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Angiography is a type of X-ray used to check the blood vessels.
Blood vessels don't show up clearly on a normal X-ray, so a special dye needs to be injected into your blood first.
This highlights your blood vessels, allowing your doctor to spot any problems.
The X-ray images created during angiography are called "angiograms".
This page covers:
Why angiograms are used
Risks and complications
Types of angiogram
Angiography is used to check the health of your blood vessels and how blood flows through them.
It can be used to help diagnose or investigate a number of problems affecting the blood vessels, including:
Angiography may also be used to help plan treatment for some of these conditions.
Angiography is carried out in a hospital X-ray or radiology department.
For the test:
The test can take between 30 minutes and two hours. You'll usually be able to go home a few hours afterwards.
Read more about what happens before, during and after angiography .
Angiography is generally a safe and painless procedure.
But for a few days or weeks afterwards it's common to have:
There is also a very small risk of more serious complications occurring, such as an allergic reaction to the dye, a stroke or a heart attack.
Read more about the risks of angiography .
There are several different types of angiogram, depending on which part of the body is being looked at.
Common types include:
Occasionally angiography may be carried out using scans rather than X-rays. These are called computerised tomography (CT)](/condition/ct-scan) angiography or [magnetic resonance (MR) angiography.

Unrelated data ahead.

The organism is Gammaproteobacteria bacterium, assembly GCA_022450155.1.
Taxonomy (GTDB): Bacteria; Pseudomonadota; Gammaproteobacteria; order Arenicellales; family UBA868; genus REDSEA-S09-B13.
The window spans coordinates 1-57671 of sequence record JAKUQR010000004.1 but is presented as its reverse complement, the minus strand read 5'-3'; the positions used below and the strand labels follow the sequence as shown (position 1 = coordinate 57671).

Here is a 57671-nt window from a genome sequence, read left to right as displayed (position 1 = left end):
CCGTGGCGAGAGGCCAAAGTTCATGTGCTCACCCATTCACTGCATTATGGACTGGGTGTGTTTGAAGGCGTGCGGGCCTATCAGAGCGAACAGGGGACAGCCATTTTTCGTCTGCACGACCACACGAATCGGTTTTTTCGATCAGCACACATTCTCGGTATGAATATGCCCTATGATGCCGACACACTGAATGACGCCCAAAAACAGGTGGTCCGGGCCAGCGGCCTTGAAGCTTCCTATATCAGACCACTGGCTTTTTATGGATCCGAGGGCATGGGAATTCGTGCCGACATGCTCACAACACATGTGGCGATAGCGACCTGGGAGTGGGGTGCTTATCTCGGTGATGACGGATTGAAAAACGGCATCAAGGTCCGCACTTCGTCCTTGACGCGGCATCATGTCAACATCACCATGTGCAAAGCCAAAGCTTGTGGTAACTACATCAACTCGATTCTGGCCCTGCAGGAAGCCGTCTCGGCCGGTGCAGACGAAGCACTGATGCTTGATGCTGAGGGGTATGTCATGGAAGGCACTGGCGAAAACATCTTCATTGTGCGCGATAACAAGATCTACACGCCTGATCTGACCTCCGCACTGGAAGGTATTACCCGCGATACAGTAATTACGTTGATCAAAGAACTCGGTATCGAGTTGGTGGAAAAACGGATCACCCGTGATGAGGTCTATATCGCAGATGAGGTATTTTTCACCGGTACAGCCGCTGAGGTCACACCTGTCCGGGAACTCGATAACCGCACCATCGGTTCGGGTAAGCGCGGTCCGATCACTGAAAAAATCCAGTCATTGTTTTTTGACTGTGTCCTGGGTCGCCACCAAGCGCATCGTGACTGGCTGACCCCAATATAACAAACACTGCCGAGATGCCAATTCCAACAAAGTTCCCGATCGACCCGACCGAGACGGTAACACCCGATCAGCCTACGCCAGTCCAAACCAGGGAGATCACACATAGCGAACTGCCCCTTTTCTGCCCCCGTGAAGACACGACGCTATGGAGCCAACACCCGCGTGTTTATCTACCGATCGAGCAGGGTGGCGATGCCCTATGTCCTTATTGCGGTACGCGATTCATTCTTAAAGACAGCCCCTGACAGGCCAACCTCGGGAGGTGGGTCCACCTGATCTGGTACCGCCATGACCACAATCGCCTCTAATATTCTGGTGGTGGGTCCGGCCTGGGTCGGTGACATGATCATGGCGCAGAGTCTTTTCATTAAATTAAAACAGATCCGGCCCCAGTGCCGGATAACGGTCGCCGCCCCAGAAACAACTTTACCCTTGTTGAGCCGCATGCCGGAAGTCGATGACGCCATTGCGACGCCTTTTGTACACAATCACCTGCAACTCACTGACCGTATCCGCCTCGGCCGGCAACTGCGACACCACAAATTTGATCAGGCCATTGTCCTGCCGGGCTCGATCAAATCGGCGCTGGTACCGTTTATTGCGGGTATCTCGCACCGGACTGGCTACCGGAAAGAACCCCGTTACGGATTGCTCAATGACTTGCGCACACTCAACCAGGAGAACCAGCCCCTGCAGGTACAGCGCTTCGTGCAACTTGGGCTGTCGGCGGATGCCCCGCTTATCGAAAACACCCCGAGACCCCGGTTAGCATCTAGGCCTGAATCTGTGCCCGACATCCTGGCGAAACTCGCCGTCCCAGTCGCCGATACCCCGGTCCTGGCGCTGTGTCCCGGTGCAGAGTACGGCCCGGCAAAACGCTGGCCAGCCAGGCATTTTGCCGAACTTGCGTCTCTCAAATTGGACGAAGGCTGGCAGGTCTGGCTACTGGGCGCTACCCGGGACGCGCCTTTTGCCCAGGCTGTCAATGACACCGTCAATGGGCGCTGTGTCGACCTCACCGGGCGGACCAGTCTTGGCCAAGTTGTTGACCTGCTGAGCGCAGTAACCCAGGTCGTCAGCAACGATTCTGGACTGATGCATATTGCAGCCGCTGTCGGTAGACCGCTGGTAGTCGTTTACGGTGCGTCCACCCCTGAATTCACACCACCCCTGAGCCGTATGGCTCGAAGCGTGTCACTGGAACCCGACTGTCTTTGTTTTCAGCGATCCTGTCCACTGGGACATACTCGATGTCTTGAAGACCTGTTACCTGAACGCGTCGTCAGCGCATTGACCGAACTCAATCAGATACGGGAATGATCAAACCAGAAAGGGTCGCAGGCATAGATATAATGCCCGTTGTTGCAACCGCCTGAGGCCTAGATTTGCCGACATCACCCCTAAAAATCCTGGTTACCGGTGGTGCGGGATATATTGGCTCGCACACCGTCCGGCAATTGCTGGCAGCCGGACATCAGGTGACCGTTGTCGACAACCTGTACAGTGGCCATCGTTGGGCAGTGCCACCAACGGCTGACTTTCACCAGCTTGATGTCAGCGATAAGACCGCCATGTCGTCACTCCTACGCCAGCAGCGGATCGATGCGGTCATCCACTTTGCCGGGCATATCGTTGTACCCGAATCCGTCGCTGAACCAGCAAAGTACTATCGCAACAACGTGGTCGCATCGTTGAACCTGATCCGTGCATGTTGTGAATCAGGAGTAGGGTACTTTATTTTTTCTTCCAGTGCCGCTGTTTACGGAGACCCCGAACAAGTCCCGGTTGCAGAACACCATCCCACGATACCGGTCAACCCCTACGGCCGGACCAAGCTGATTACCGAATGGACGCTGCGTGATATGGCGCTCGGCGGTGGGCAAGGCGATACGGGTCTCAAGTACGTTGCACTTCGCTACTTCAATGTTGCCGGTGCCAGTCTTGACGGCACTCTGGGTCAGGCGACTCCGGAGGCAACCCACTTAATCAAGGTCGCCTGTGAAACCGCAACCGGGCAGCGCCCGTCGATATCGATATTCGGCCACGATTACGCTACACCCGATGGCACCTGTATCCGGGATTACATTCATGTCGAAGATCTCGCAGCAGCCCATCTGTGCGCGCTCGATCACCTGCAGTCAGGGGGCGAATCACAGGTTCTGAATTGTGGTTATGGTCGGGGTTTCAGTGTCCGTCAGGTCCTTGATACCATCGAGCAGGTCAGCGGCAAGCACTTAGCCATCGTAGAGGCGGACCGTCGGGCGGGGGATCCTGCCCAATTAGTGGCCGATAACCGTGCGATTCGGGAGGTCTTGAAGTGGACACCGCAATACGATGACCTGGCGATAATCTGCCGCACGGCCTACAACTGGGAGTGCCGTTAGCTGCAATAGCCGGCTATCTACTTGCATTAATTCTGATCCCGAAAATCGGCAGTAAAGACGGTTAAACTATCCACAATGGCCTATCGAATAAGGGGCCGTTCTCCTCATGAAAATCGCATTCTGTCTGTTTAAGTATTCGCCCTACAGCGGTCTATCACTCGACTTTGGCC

There is also a type of angiography used to check the eyes called a fluorescein angiogram. This is different to the angiograms mentioned above and isn't covered in this topic.
Angiography is carried out in a hospital X-ray or radiology department. It normally takes between 30 minutes and two hours, and you can usually go home the same day.
This page covers:
Before having an angiogram, you may be asked to attend a hospital appointment to check that you can have the test.
This may involve:
If you choose to have a sedative, you'll be asked not to eat for a few hours before the test.
You'll also need to arrange for someone to pick you up from the hospital, as you won't be able to drive yourself home.
You'll usually be awake for an angiogram, although general anaesthetic (where you're asleep) may be used for young children.
For the test:
Sometimes treatment may be carried at the same time, such as inserting a balloon or a small tube to open up a narrowed artery. This is known as angioplasty .
Once the procedure is finished, the catheter is removed and pressure is placed on the cut to stop any bleeding. Stitches aren't needed.
After the test, you'll be taken to a recovery ward where you'll be asked to lie still for a few hours to prevent bleeding from the cut.
You'll usually be able to go home the same day, although sometimes you may need to stay in hospital overnight.
It may be possible to tell you the results of the test before you go home, but often the X-rays need to be studied in detail and the results are not available for a few weeks.
While recovering at home:
You will probably have some bruising and soreness for at least a few days.
Angiography is generally a very safe procedure, although minor side effects are common and there's a small risk of serious complications.
The test will only be done if the benefits of having the procedure are felt to outweigh any potential risk.
Speak to your doctor about the risks involved with having an angiogram.
After an angiogram, many people have:
These problems should improve in a few days or weeks and aren't usually anything to worry about.
You can take painkillers such as paracetamol for any discomfort if you need to.
Most people who have an angiogram won't experience any complications, but there is a small chance of minor or serious complications occurring.
Possible minor complications include:
Possible serious complications include:
These serious complications are very rare. For example, an estimated 1 in 1,000 people will have a stroke, and approximately 1 in 50,000 to 150,000 people will develop anaphylaxis.
Contact your doctor or the hospital for advice if:
Important: Our website provides useful information but is not a substitute for medical advice. You should always seek the advice of your doctor when making decisions about your health.